TechSqueeze: The Boca Chief's Use of Social Media and Outreach
Here in Boca Raton, for instance, we have a public servant who may be the most outreach-oriented web user in the nation. Our own chief of police, Dan Alexander, reaches out to the community through his blog (BocaChiefBlog.com), his Twitter account (@bocachief), and the Boca PD's websites (BocaPolice.com and BocaVIPER.com). The Police Department itself has a Twitter feed for sending out alerts and news items on the moment (@BocaPolice).
Chief Alexander doesn't just send out public messages or PSA's through his accounts either. His blog gives the nitty-gritty on what is happening in the Police Department, what types of changes and plans they have for the short and long term, and more.
His Twitter account, however, is where it's really at. At least for me. Here he gives up-to-the-minute tweets about things going on right here in Boca Raton. He also interacts with the public (using a smart phone, I think, and knowing antiquated municipalities, it is probably a BlackBerry) through this account, answering questions, referring people to the proper offices, and generally gathering feedback on how the department is doing.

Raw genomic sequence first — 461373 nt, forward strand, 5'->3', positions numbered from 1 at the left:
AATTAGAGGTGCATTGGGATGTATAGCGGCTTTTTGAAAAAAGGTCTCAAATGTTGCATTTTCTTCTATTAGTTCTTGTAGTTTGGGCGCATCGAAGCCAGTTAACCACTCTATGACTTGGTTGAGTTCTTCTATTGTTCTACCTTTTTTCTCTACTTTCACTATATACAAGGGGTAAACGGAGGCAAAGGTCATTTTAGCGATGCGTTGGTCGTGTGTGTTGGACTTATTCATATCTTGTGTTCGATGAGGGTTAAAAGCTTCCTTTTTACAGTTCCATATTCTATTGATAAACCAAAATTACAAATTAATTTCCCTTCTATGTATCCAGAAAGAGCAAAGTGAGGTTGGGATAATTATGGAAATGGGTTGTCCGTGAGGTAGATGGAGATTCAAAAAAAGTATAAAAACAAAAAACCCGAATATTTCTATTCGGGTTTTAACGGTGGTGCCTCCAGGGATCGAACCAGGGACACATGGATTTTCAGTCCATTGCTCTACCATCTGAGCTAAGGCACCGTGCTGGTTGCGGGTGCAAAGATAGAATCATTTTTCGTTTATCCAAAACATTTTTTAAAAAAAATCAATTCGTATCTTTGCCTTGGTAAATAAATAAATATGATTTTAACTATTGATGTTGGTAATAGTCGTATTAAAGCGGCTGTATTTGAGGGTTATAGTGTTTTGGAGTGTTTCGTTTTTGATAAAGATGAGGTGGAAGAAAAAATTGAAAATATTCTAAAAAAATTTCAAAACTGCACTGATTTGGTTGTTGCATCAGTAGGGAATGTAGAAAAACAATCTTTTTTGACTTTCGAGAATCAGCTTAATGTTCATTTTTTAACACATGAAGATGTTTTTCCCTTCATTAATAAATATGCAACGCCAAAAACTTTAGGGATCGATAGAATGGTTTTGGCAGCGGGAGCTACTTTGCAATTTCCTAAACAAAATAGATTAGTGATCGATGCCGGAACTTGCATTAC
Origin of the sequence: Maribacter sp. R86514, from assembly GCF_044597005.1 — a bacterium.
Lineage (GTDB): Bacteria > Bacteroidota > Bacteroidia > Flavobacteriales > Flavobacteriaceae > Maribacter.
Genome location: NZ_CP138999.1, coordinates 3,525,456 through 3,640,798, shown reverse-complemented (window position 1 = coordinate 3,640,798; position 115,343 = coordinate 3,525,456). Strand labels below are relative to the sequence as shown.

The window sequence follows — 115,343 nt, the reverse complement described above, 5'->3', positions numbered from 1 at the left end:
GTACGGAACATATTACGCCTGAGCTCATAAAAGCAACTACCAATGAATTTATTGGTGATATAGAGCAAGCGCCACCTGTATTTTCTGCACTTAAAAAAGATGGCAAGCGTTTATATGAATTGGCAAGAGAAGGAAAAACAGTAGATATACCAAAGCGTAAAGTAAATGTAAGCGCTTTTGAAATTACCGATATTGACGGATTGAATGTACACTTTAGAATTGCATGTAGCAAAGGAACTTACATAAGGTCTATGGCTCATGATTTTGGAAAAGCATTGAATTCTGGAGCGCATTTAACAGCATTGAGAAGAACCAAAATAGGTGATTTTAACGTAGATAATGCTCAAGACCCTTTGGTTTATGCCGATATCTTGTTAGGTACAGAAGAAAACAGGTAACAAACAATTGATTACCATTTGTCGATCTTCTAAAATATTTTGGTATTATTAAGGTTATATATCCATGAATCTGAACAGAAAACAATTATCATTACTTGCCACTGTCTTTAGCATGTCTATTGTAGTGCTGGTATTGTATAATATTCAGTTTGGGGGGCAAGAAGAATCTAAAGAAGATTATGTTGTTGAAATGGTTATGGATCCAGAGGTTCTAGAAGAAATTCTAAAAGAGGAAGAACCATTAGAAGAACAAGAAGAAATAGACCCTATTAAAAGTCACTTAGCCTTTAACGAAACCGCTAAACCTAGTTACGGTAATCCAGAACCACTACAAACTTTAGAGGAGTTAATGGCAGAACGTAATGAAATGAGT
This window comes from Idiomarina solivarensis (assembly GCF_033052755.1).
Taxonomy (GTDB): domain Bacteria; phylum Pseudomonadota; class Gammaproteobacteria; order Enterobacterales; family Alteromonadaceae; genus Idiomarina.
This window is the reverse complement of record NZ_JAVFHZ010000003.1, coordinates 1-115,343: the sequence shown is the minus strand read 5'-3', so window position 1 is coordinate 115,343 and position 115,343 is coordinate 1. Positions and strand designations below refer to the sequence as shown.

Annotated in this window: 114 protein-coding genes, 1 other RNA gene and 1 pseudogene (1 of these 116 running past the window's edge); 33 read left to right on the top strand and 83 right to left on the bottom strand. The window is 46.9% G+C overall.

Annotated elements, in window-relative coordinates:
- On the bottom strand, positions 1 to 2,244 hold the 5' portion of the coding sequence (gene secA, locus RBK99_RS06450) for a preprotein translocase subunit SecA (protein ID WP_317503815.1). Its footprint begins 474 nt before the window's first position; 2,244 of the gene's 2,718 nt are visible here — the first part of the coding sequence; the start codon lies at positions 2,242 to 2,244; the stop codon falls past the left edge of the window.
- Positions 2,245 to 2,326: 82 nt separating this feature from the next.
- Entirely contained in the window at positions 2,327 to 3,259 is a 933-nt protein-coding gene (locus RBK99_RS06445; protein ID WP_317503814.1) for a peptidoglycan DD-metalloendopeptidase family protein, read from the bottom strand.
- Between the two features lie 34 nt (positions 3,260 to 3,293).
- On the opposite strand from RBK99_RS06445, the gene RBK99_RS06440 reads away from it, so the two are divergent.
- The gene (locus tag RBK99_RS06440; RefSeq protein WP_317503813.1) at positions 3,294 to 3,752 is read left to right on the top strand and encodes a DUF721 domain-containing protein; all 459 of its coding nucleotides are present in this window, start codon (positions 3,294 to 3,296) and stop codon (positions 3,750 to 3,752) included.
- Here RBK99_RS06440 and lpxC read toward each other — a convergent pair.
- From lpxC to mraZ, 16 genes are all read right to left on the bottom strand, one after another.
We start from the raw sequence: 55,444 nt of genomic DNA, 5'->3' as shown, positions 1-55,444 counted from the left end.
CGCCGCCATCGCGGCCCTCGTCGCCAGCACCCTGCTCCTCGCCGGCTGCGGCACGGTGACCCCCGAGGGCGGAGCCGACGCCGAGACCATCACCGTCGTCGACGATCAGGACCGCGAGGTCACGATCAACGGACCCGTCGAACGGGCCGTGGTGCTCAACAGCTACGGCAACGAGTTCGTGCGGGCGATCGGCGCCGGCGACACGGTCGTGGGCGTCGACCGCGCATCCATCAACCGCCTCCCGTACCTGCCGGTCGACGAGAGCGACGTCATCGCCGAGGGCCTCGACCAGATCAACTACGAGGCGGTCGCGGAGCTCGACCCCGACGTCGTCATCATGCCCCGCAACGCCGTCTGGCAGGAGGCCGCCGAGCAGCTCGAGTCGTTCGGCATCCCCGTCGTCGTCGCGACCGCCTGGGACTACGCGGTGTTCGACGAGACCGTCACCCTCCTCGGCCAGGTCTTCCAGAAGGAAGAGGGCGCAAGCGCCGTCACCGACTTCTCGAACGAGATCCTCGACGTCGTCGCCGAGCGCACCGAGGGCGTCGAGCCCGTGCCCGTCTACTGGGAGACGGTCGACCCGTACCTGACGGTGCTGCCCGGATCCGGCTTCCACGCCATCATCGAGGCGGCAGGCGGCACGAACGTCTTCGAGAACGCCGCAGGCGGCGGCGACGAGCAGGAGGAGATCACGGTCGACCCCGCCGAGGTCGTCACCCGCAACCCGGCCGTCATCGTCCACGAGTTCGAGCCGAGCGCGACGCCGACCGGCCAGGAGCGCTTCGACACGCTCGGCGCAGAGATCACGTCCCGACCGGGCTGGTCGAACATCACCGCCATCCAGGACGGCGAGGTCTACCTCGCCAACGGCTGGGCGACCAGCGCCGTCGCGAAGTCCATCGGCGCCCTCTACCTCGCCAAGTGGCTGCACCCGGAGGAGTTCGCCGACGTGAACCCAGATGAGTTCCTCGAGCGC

You can see that he's doing this because that information-gathering shows up on his blog, where he talks about how people are reacting to new measures, how changes in the PD's operations are being seen by the public, and so forth.
In short, Chief Alexander is using the social media revolution as a strong outreach tool for his department. He's obviously a policeman whose primary duty as chief of police is to interact with the community in a positive way and to keep the peace by staying closely in tune with the people he serves.
You can't have anything but respect for that.
In a way, although the metaphor is kind of cheesy, Alexander is doing what Andy Taylor did in Mayberry. Only on a much larger (and electronic) scale. He's staying in touch with his neighbors here in Boca, getting to know them, and doing more than just showing up at council meetings or having an "open door" policy that everyone's afraid to use.
He sincerely seems to believe that a large part of his job as police chief is to do as much public outreach as possible.
You know what? I wish more of our public servants were like that. I'd like to see everyone in our governments act like Chief Alexander. Maybe it would relieve some of the disconnect that people seem to feel exists between them and those they've elected to serve them.
Alexander and even several political candidates in recent campaigns have shown that this approach works well. Having a Twitter, Facebook, FriendFeed, etc., account is one thing. Using it is much more important. He recently even spoke on a panel at the #140conf in California on government and web2.0.
What do you think?